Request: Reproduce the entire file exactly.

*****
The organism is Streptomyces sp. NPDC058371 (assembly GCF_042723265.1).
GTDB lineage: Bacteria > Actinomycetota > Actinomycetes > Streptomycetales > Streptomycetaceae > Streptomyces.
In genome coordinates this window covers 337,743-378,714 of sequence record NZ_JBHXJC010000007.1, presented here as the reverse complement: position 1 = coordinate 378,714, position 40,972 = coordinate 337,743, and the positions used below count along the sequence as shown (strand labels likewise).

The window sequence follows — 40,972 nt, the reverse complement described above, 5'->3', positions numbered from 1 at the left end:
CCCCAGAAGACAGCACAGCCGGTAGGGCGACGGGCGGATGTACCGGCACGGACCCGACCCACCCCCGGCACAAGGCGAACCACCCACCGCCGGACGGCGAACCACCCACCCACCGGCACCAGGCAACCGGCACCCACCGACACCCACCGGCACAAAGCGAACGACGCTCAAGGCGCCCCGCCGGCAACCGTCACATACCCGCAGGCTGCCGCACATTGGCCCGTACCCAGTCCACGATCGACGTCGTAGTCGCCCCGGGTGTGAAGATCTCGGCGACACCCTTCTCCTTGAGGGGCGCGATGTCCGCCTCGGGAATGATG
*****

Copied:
The organism is Streptomyces sp. NPDC058371 (assembly GCF_042723265.1).
GTDB lineage: Bacteria > Actinomycetota > Actinomycetes > Streptomycetales > Streptomycetaceae > Streptomyces.
In genome coordinates this window covers 337,743-378,714 of sequence record NZ_JBHXJC010000007.1, presented here as the reverse complement: position 1 = coordinate 378,714, position 40,972 = coordinate 337,743, and the positions used below count along the sequence as shown (strand labels likewise).

The window sequence follows — 40,972 nt, the reverse complement described above, 5'->3', positions numbered from 1 at the left end:
CCCCAGAAGACAGCACAGCCGGTAGGGCGACGGGCGGATGTACCGGCACGGACCCGACCCACCCCCGGCACAAGGCGAACCACCCACCGCCGGACGGCGAACCACCCACCCACCGGCACCAGGCAACCGGCACCCACCGACACCCACCGGCACAAAGCGAACGACGCTCAAGGCGCCCCGCCGGCAACCGTCACATACCCGCAGGCTGCCGCACATTGGCCCGTACCCAGTCCACGATCGACGTCGTAGTCGCCCCGGGTGTGAAGATCTCGGCGACACCCTTCTCCTTGAGGGGCGCGATGTCCGCCTCGGGAATGATG